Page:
Wades Welding v. Tioga Properties

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Justia Opinion Summary

Tioga Properties, LLC, appealed a district court judgment awarding Wades Welding, LLC $27,669.90 relating to Wades Welding’s lawsuit for enforcement of construction liens and unjust enrichment. Janice Ellsworth owned Tioga Properties. Tioga Properties owned a restaurant and home (referred to by the parties as a “mobile home”) adjacent to each other in Tioga, North Dakota. Susan Gordon leased the restaurant from Tioga Properties. Gordon delivered rent payments to John Ellsworth Jr., Janice Ellsworth’s son. Gordon resided in the home but had no written lease for that property. In late 2016 and early 2017, Gordon hired Wades Welding to repair the home and restaurant. Wades Welding performed $19,840 of work on the home and $2,500 of work on the restaurant. Wades Welding delivered the invoices for its work to Ellsworth Jr. A day after Wades Welding completed its work at the home, Ellsworth evicted Gordon from the restaurant and home. Ellsworth Jr.
supervised the eviction and Gordon left both properties within 48 hours. In December 2017, Wades Welding recorded construction liens against the properties after Tioga Properties failed to pay for the repairs. Tioga Properties sold the restaurant in July 2019. In September 2019, Tioga Properties served on Wades Welding a demand to enforce the home lien. In October 2019, Wades Welding sued Tioga Properties for breach of contract, foreclosure of the construction liens and unjust enrichment. Tioga Properties denied the allegations, claiming it did not authorize Wades Welding's work on the properties. The district court found Wades Welding's construction liens on both properties were valid, and ordered foreclosure of the home lien. The court found the lien on the restaurant was unenforceable due to a service error, but nonetheless awarded Wades Welding the amount of the repaired under the doctrine of unjust enrichment. Finding no reversible error in the district court's judgment, the North Dakota Supreme Court affirmed judgment in favor of Wades Welding.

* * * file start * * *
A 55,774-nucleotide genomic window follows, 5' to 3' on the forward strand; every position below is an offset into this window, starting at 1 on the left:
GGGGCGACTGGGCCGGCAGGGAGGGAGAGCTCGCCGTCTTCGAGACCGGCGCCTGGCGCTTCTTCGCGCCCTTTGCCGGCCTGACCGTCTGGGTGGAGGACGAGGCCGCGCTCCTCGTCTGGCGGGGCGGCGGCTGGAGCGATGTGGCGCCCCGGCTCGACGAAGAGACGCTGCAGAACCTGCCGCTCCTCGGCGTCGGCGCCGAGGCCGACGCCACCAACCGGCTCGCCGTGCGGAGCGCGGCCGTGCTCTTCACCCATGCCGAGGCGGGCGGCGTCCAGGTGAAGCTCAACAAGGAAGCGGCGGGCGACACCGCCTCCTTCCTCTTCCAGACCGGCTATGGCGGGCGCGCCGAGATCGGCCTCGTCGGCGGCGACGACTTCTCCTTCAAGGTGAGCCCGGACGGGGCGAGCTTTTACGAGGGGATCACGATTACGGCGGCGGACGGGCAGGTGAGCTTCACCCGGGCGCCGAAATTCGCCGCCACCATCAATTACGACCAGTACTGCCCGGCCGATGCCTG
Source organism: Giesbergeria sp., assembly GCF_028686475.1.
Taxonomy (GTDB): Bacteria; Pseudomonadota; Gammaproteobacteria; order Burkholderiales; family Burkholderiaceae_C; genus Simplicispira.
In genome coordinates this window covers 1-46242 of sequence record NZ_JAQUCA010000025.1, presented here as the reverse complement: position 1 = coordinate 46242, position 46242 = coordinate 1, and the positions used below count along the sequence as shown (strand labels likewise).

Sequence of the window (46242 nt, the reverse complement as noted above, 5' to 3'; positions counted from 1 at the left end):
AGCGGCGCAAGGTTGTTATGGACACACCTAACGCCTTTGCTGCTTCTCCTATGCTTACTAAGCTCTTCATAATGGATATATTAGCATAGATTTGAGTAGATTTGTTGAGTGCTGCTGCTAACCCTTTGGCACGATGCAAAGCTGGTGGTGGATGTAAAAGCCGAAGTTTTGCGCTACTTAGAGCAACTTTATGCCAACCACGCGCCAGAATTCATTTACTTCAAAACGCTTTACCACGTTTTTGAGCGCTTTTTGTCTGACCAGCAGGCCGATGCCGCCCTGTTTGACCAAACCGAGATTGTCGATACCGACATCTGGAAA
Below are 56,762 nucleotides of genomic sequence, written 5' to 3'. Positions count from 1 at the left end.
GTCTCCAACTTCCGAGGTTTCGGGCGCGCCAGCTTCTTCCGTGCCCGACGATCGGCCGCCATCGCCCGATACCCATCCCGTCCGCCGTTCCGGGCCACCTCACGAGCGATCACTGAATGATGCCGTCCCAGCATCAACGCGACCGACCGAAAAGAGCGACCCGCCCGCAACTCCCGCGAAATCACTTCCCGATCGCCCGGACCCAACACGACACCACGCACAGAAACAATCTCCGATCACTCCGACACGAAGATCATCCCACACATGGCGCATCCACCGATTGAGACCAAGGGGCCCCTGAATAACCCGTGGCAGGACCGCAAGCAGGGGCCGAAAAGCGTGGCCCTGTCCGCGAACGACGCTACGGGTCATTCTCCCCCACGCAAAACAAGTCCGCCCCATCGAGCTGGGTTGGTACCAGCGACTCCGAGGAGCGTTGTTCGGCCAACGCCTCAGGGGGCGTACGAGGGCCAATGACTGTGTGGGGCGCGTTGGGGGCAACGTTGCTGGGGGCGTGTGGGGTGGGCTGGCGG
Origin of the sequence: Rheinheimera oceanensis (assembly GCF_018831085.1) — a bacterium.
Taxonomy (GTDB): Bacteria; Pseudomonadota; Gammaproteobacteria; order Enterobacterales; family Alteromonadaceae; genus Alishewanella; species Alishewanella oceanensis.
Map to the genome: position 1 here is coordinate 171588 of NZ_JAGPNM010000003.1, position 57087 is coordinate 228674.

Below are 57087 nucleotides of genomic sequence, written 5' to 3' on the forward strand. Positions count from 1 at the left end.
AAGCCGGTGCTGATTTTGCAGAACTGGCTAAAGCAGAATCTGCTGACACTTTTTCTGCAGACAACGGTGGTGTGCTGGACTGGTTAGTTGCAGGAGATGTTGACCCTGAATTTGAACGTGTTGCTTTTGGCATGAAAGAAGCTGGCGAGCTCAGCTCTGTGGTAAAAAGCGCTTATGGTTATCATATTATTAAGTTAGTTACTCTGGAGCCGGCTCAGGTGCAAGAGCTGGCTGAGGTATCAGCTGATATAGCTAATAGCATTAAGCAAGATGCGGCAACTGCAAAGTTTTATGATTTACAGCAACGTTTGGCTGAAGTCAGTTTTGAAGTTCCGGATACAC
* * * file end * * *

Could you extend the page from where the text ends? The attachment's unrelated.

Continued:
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FILED IN THE OFFICE OF THE CLERK OF SUPREME COURT NOVEMBER 26, 2021 STATE OF NORTH DAKOTA IN THE SUPREME COURT STATE OF NORTH DAKOTA 2021 ND 214 Wades Welding LLC, Plaintiff and Appellee v. Tioga Properties, LLC, Defendant and Appellant No. 20210107 Appeal from the District Court of Williams County, Northwest Judicial District, the Honorable Paul W. Jacobson, Judge. AFFIRMED. Opinion of the Court by Crothers, Justice. Erich M. Grant, Minot, ND, for plaintiff and appellee; submitted on brief. Taylor D. Olson (argued), Peter H. Furuseth and Dustin A. Richard (on brief), Williston, ND, for defendant and appellant. Wades Welding v. Tioga Properties No. 20210107 Crothers, Justice. [¶1] Tioga Properties, LLC, appeals from a district court judgment awarding Wades Welding, LLC $27,669.90 relating to Wades Welding’s lawsuit for enforcement of construction liens and unjust enrichment. Tioga Properties also appeals from the court’s orders denying its motions to continue and an order allowing testimony by reliable electronic means. We affirm. I [¶2] Janice Ellsworth is the owner of Tioga Properties. Tioga Properties owned a restaurant and home (referred to by the parties as a “mobile home”) adjacent to each other in Tioga, North Dakota. Susan Gordon leased the restaurant from Tioga Properties. Gordon delivered rent payments to John Ellsworth Jr., Janice Ellsworth’s son. Gordon resided in the home but had no written lease for that property. [¶3] In late 2016 and early 2017, Gordon hired Wades Welding to repair the home and restaurant. Wades Welding repaired the heat at the restaurant and repaired a sewer pipe at the home. Wades Welding performed $19,840 of work on the home and $2,500 of work on the restaurant. Wades Welding delivered the invoices for its work to Ellsworth Jr. [¶4] A day after Wades Welding completed the sewer pipe repair at the home, Ellsworth evicted Gordon from the restaurant and home. Ellsworth Jr. supervised the eviction and Gordon left both properties within 48 hours. [¶5] In December 2017, Wades Welding recorded construction liens against the properties after Tioga Properties failed to pay for the repairs. Tioga Properties sold the restaurant in July 2019. In September 2019, Tioga Properties served on Wades Welding a demand to enforce the home lien. In October 2019, Wades Welding sued Tioga Properties for breach of contract, foreclosure of the construction liens and unjust enrichment. Tioga Properties 1 denied the allegations, claiming it did not authorize Wades Welding’s work on the properties. [¶6] Prior to the scheduled December 2020 bench trial Tioga Properties moved for a continuance asserting Covid-19 precluded Janice Ellsworth from attending in person. The district court denied the motion, stating Tioga Properties’ witnesses could testify by reliable electronic means. Three days before the bench trial, Wades Welding filed a request to allow Gordon to testify by reliable electronic means because she did not want to travel from Washington state to North Dakota. The court allowed Gordon to testify by telephone. [¶7] After trial, the district court found Wades Welding’s construction liens on both properties were valid and ordered foreclosure of the home lien. The court concluded the lien on the restaurant was unenforceable due to a service error; however, it awarded Wades Welding the amount of the repairs under the doctrine of unjust enrichment. The court ordered Tioga Properties to pay Wades Welding $27,669.90. II [¶8] Tioga Properties claims the district court abused its discretion in denying its motion to continue the December 2020 trial. [¶9] Under the version of N.D. Sup. Ct. Admin. Order 25, ¶ 5(3) in effect during trial, the district court had discretion to continue trials and hearings due to Covid-19. The order also stated “[c]ontinuances and extension requests related to COVID-19 should be presumptively granted.” Id. at ¶ 5(6). A court abuses its discretion if it acts in an arbitrary, unreasonable, or unconscionable manner, it misinterprets or misapplies the law, or its decision is not the product of a rational mental process leading to a reasoned determination. Ryberg v. Landsiedel, 2021 ND 56, ¶ 21, 956 N.W.2d 749. [¶10] In Tioga Properties’ brief in support of its motion to continue, Janice Ellsworth stated she “[felt] uncomfortable traveling to North Dakota for the 2 [trial] due to the rapid spike in COVID-19 cases in North Dakota.” Ellsworth claimed her attendance and testimony was necessary for a proper defense. [¶11] The district court denied the motion to continue without explanation and allowed Ellsworth to testify by telephone under N.D. Sup. Ct. Admin. R. 52. Although the court should have explained its decision, the administrative order granted the court discretion to allow or deny the continuance. Ellsworth requested to continue the trial so she could attend in person; however, she has not otherwise shown how she was prejudiced by the court’s denial of the motion to continue. See Flattum-Riemers v. Peters-Riemers, 2001 ND 121, ¶ 15, 630 N.W.2d 71 (stating a party must show prejudice resulted from the denial of the motion to continue). Ellsworth was not the only witness unable to attend the trial in person. Three of the four witnesses who provided testimony resided out of state and also testified by telephone. Due to the nature of the pandemic at the time, it could have been several months or more until all of the out-of-state witnesses were able to attend in person. The court did not abuse its discretion in denying the motion to continue. III [¶12] Tioga Properties argues the district court erred in allowing Susan Gordon to testify by telephone because Wades Welding did not properly file a motion and brief with its request. [¶13] Under N.D. Sup. Ct. Admin. R. 52, Sec. 2(a), a district court “may conduct a proceeding by reliable electronic means on its own motion or on a party’s motion.” A party requesting to use reliable electronic means must obtain prior approval from the court after providing notice to other parties. N.D. Sup. Ct. Admin. R. 52, Sec. 2(b). [¶14] A few days before the bench trial, Wades Welding served a request for Gordon to testify by reliable electronic means. Wades Welding filed its request with the district court and served it on Tioga Properties. The court allowed witnesses for both parties to testify by telephone. The court had discretion whether to allow Gordon to testify remotely and means by which that 3 testimony was provided. The district court did not abuse its discretion by allowing Gordon and other witnesses to testify by telephone. IV [¶15] Tioga Properties argues Wades Welding was not entitled to a construction lien because no contract existed between the parties. Tioga Properties asserts Susan Gordon and John Ellsworth Jr. were not its agents and had no authority to contract on its behalf. Tioga Properties claims it did not have actual or constructive notice of the improvements because it had no knowledge of the repairs made by Wades Welding. [¶16] Chapter 35-27, N.D.C.C., governs construction liens. “Any person that improves real estate, whether under contract with the owner of such real estate or under contract with any agent, trustee, contractor, or subcontractor of the owner, has a lien upon the improvement and upon the land on which the improvement is situated.” N.D.C.C. § 35-27-02. Under N.D.C.C. § 35-27-01(3), improvements include repairs. Under N.D.C.C. § 35-27-24, a person having a construction lien “may bring an action to enforce the lien.” [¶17] Our standard of review in an appeal from a bench trial is well established: “In an appeal from a bench trial, the district court’s findings of fact are reviewed under the clearly erroneous standard of review, and its conclusions of law are fully reviewable. A finding of fact is clearly erroneous if it is induced by an erroneous view of the law, if there is no evidence to support it, or if, after reviewing all of the evidence, this Court is convinced a mistake has been made. In a bench trial, the district court is the determiner of credibility issues and we will not second-guess the district court on its credibility determinations. Findings of the trial court are presumptively correct.” Gimbel v. Magrum, 2020 ND 181, ¶ 5, 947 N.W.2d 891 (cleaned up). [¶18] The district court found Wades Welding’s construction liens against each property were valid. As to the home property, the court found Gordon was an 4 “owner” under N.D.C.C. § 35-27-01(5), because she had “immediate use and benefit” of the improvements. The court treated Gordon as an “owner” of the home because no written lease existed between Gordon and Tioga Properties for Gordon’s use of the home property. The court found “there was no evidence presented that the mobile home property was subject to any lease agreement.” [¶19] We disagree with the district court’s finding that no lease existed for the home. Although no written lease existed for the home, the testimony at trial established Gordon leased both properties from Tioga Properties. Ellsworth testified the written lease was for the restaurant, but “the deal with the [home] was the same as with the restaurant.” Gordon testified the restaurant and home were a “package deal.” We conclude Gordon leased both properties from Tioga Properties. [¶20] Because Gordon leased both properties, N.D.C.C. § 35-27-07 applies and provides in part: “When improvements are made by one person upon the land of another, all persons interested therein . . . are deemed to have authorized such improvements, insofar as to subject their interests to liens therefor. Any person who has not authorized the same may protect the person’s interest from such liens by serving upon the person doing work or otherwise contributing to such improvement within five days after knowledge thereof, written notice that the improvement is not being made at the person’s instance, or by posting like notice, and keeping the same posted, in a conspicuous place on the premises. As against a lessor no lien is given for repairs made by or at the instance of the lessor’s lessee, unless the lessor has actual or constructive notice thereof and does not object thereto.” In Struksnes v. Kevin’s Plumbing & Heating, Inc., 1997 ND 245, ¶ 9, 572 N.W.2d 815, this Court “[concluded] N.D.C.C. § 35-27-07 applies to situations in which repairs are made to a lessor’s property at the instance of his lessee.” [¶21] The district court found Tioga Properties had constructive notice of the repairs and did not object: 5 “[T]here was ample evidence presented that Tioga Properties, LLC had at least constructive notice of the work performed by Wades Welding and that Tioga Properties, LLC failed to object in the manner prescribed by N.D.C.C. § 35-27-07. “Tioga Properties had first notice of the work being done by Wades Welding when it was observed by John Ellsworth Jr., son of the owner and the individual who actually monitored the properties on behalf of Tioga Properties LLC. Tioga Properties had further notice of the work when Wade Sprenger delivered invoices for the work to John Ellsworth Jr’s business, Northern Energy Services. Susan Gordon also testified that she communicated directly with Janice Ellsworth the day after the sewer repair was complete, when Ms. Ellsworth evicted her. Tioga Properties’ failure to provide written notice or to post conspicuous notice as required by NDCC § 35-27-07 is enough to find that Tioga Properties at least implicitly consented to the work being done by Wades Welding. Moreover, Tioga Properties is statutorily deemed to have authorized the improvements under N.D.C.C. § 35-27-07.” [¶22] Although not found specifically, the district court’s analysis implicitly found Ellsworth Jr. was Tioga Properties’ agent. “Agency is the relationship which results when one person, called the principal, authorizes another, called the agent, to act for the principal in dealing with third persons.” N.D.C.C. § 3-01-01. Agency is actual or ostensible; “[i]t is ostensible when the principal intentionally or by want of ordinary care causes a third person to believe another to be the principal’s agent, who really is not employed by the principal.” N.D.C.C. § 3-01-03. “Ostensible authority is such as the principal intentionally or by want of ordinary care causes or allows a third person to believe the agent possesses.” N.D.C.C. § 3-02-02. “Agency is a matter of fact, and a party alleging the existence of an agency relationship must establish it by clear and convincing evidence.” Struksnes, 1997 ND 245, ¶ 11 (citing Hector v. Metro Centers, Inc., 498 N.W.2d 113, 118 (N.D. 1993)). [¶23] The district court discussed the testimony by each party and found Ellsworth Jr. visited the restaurant often and discussed issues related to the restaurant and home with Gordon and Ellsworth. The court found Gordon paid her monthly rent to Ellsworth Jr. Gordon testified she believed 6 Ellsworth Jr. was aware of the work being done by Wades Welding because he discussed it with her. Gordon testified Ellsworth Jr. commented on the heating repairs to the restaurant and how it made a difference. Gordon testified she would contact Ellsworth Jr. if something was needed at either of the properties. She testified she and Ellsworth Jr. discussed the sewer problems at the home. Gordon testified that after she was evicted, Ellsworth Jr. changed the locks at the restaurant. She testified she recalled hearing Ellsworth Jr. tell Wade Sprenger to bring him the bill for the sewer repair on the home. [¶24] Wade Sprenger testified he believed Ellsworth Jr. was aware of the work being done. Sprenger testified he told Ellsworth Jr. he was installing a new sewer line at the home, and Ellsworth Jr. had no objection to the work. Sprenger testified he knew Janice Ellsworth owned the properties, but when something needed to be done she had Ellsworth Jr. take care of it because he was around more. Sprenger testified that after Gordon was evicted, Ellsworth Jr. told him to deliver the invoices for the work to Ellsworth Jr.’s business for payment. The invoices were billed to Tioga Properties LLC and included Janice Ellsworth’s and John Ellsworth Jr.’s names. Sprenger testified he brought the invoices to Ellsworth Jr.’s office, but he would not pay them because they were too expensive. Sprenger testified Ellsworth Jr. did not object to the work done on the properties. [¶25] The evidence at trial demonstrated Ellsworth Jr. acted as an ostensible agent of Tioga Properties. Gordon paid rent to Ellsworth Jr., he supervised the eviction of Gordon from the properties and he did not object to the repairs either before or after Sprenger delivered the invoices to him. The evidence and the district court’s findings establish Sprenger had a reasonable belief Ellsworth Jr. had authority to act on behalf of Tioga Properties. [¶26] Tioga Properties argues Gordon was liable for all improvements and repairs to the properties. However, Wades Welding was not a party to the lease, and Gordon was not a party to this action. The lease did not prohibit Wades Welding from recording construction liens against the properties. Although the district court analyzed the home lien differently, it did not err in finding Wades Welding’s construction liens were valid. See Schmidt v. City of Minot, 2016 ND 7 175, ¶ 16, 883 N.W.2d 909 (stating we will not set aside a correct result merely because the district court’s reasoning is incorrect if the result is the same under the correct law and reasoning). V [¶27] Tioga Properties contends the district court erred in awarding Wades Welding the value of its work on the restaurant under the doctrine of unjust enrichment. [¶28] Unjust enrichment is an equitable doctrine based upon a quasi or constructive contract implied by law to prevent a person from being unjustly enriched at the expense of another. Smestad v. Harris, 2012 ND 166, ¶ 16, 820 N.W.2d 363. “Five elements are required to establish unjust enrichment: 1. An enrichment; 2. An impoverishment; 3. A connection between the enrichment and the impoverishment; 4. Absence of a justification for the enrichment and impoverishment; and 5. An absence of a remedy provided by law.” McDougall v. AgCountry Farm Credit Servs., 2021 ND 98, ¶ 14, 960 N.W.2d 792. A district court’s decision on whether the facts support a finding of unjust enrichment is a conclusion of law that is fully reviewable on appeal. Smestad, at ¶ 15. A court’s findings of fact supporting an unjust enrichment decision are subject to the clearly erroneous standard of review. McDougall, at ¶ 14. [¶29] The district court concluded the lien on the restaurant property was valid, but it could not be enforced because Wades Welding did not serve notice of the foreclosure action on the current owner of the restaurant property after Tioga Properties sold it. See N.D.C.C. § 35-27-24 (requiring a lienholder to provide notice of an intention to enforce the lien on the record owner of property). The court dismissed the foreclosure claim against the restaurant but concluded unjust enrichment entitled Wades Welding to the value of its work on the restaurant: “The essential elements of unjust enrichment are met with regards to the work done by Wades Welding on the restaurant property. Tioga Properties LLC was enriched when Wades Welding performed work benefiting the property and increasing its value, and it retained that value after the work was completed and Susan 8 Gordon was evicted from the property. Wades Welding was correspondingly impoverished by performing work and supplying parts and materials and paying employees for labor without being compensated by the beneficiary. Wades Welding is unable to foreclose its construction lien, as noted above, and therefore lacks a remedy provided by law. There is no justification for Tioga Properties to retain the benefit of Wades Welding’s services without cost to Tioga Properties. Equity demands that Tioga Properties, LLC pay for the value of the benefits conferred upon it. Judgment in the amount of $2,500 in favor of Wades Welding and against Tioga Properties in relation to the restaurant property claims is therefore appropriate.” [¶30] Tioga Properties claims unjust enrichment was improper because Wades Welding had an adequate remedy at law. Tioga Properties asserts Wades Welding has a claim against Gordon for the value of the repairs because she was responsible for the repairs. Tioga Properties argues this Court’s decision in Struksnes v. Kevin’s Plumbing & Heating, Inc., 1997 ND 245, 572 N.W.2d 815, supports its claim. [¶31] In Struksnes, a sublessee hired a plumbing and heating company to make repairs to the lessor’s property. 1997 ND 245, ¶ 3. When the company was not paid, it served a mechanic’s lien notice on the lessor. Id. In response, the lessor served an objection advising the company it had not authorized any repairs and the objection was being made within five days after receiving knowledge of the repairs. Id. After the company filed a mechanic’s lien, the lessor sued to quiet title. Id. at ¶¶ 3-4. The district court concluded the company’s lien was invalid and the company had no lien or encumbrance on the property. Id. at ¶ 4. [¶32] On appeal, this Court held the lease language requiring the lessee or sublessee to keep the property in good repair did not make the lessee or sublessee the lessor’s agent in making repairs. Struksnes, 1997 ND 245, ¶¶ 1112. This Court also dismissed the company’s unjust enrichment claim, concluding the company “has not shown nonpayment by the [lessor] of a bill for repairs it did not request would be contrary to equity.” Id. at ¶ 13. We stated 9 the invalid lien did not prevent the company from pursuing an action against the sublessee. Id. at ¶ 14. [¶33] This case differs from Struksnes. Here, unlike in Struksnes, Tioga Properties did not object to the repairs after having actual or constructive notice of the repairs made by Wades Welding. See N.D.C.C. § 35-27-07. Because there was no objection to the repairs, Wades Welding’s construction liens against Tioga Properties were valid. Wades Welding could have pursued an action against Gordon; however, it instead chose to pursue its remedy at law under N.D.C.C. § 35-27-24 against Tioga Properties to enforce its liens on the home and restaurant. Wades Welding also sought unjust enrichment as an alternative claim. See McDougall, 2021 ND 98, ¶ 27 (stating “[u]njust enrichment is an alternative claim, and a legal claim which has yet to fail or succeed does not preclude a plaintiff from also asserting an unjust enrichment claim”). When Wades Welding could not enforce its lien on the restaurant, the district court awarded relief by concluding Tioga Properties was unjustly enriched. See McColl Farms, LLC v. Pflaum, 2013 ND 169, ¶ 20, 837 N.W.2d 359 (stating a court should consider possible recovery under an equitable remedy if the legal remedy fails). [¶34] Tioga Properties argues unjust enrichment was improper because Wades Welding had a remedy at law against Gordon. However, Tioga Properties has not cited, nor have we found, any law requiring a party to pursue all legal remedies against all possible parties before seeking unjust enrichment. Other states require the party to pursue all legal remedies against only the adverse party before seeking unjust enrichment. See Loiselle v. Cosas Mgmt. Grp., LLC, 228 P.3d 943, 947 (Ariz. Ct. App. 2010) (“We agree that, to bring a successful unjust enrichment claim, a party must show the absence of any remedy at law. The legal remedy, however, must be against the same person from whom relief in equity is sought.”) (internal citation omitted); Hill v. Hill, 345 P.2d 1015, 1025 (Kan. 1959) (“The existence of a remedy at law does not deprive equity of jurisdiction unless such remedy is clear, adequate and complete. Such remedy at law . . . must exist against the same person from whom the relief in equity is sought.”); Mitchell v. Houstle, 142 A.2d 556, 560 (Md. 1958) (“[T]he doctrine that equity will grant no relief when there is an adequate remedy at law is 10 limited to cases in which there is an adequate legal remedy against the defendants that are before the court.”); Buttinghausen v. Rappeport, 24 A.2d 877, 880 (N.J. Ch. 1942) (“[T]he legal remedy which may move equity to deny relief is a remedy against the same person from whom relief in equity is sought.”). [¶35] When we have concluded an adequate remedy at law precluded unjust enrichment, the remedy involved the parties to the action. See, e.g., Cont’l Res., Inc. v. Armstrong, 2021 ND 171, ¶ 35, 965 N.W.2d 57; Lochthowe v. C.F. Peterson Est., 2005 ND 40, ¶¶ 13-14, 692 N.W.2d 120; Spagnolia v. Monasky, 2003 ND 65, ¶ 18, 660 N.W.2d 223; D.C. Trautman Co. v. Fargo Excavating Co., Inc., 380 N.W.2d 644, 645-46 (N.D. 1986). Wades Welding was not required to bring an action against Gordon before recovering in equity from Tioga Properties. The district court did not err in awarding Wades Welding the value of its work on the restaurant under the doctrine of unjust enrichment. VI [¶36] Tioga Properties asserts it should be awarded its costs and attorney’s fees for successfully challenging the construction lien on the restaurant property. Tioga Properties claims it is entitled to its costs and attorney’s fees because the lien on the restaurant could not be enforced. [¶37] Under N.D.C.C. § 35-27-24.1, “[a]ny owner that successfully contests the validity or accuracy of a construction lien by any action in district court must be awarded the full amount of all costs and reasonable attorney’s fees incurred by the owner.” [¶38] “When a provision at issue is unambiguous, this Court looks to the plain language of the statute to ascertain its meaning.” City of Jamestown v. Nygaard, 2021 ND 172, ¶ 13, 965 N.W.2d 47. In construing a statute, the law is what is said, not what is unsaid, and the mention of one thing implies exclusion of another. Id. [¶39] The district court concluded the construction lien on the restaurant was valid; however, it could not be enforced because Wades Welding did not serve 11 notice of the foreclosure action on the current owners of the property. Because the lien was valid but unenforceable due to a service error, Tioga Properties is not entitled to its costs and attorney’s fees relating to its challenge of the restaurant lien. VII [¶40] The remaining arguments raised by Tioga Properties are unnecessary to resolve the disposition of this case. The judgment is affirmed. [¶41] Jon J. Jensen, C.J. Gerald W. VandeWalle Daniel J. Crothers Lisa Fair McEvers Jerod E. Tufte 12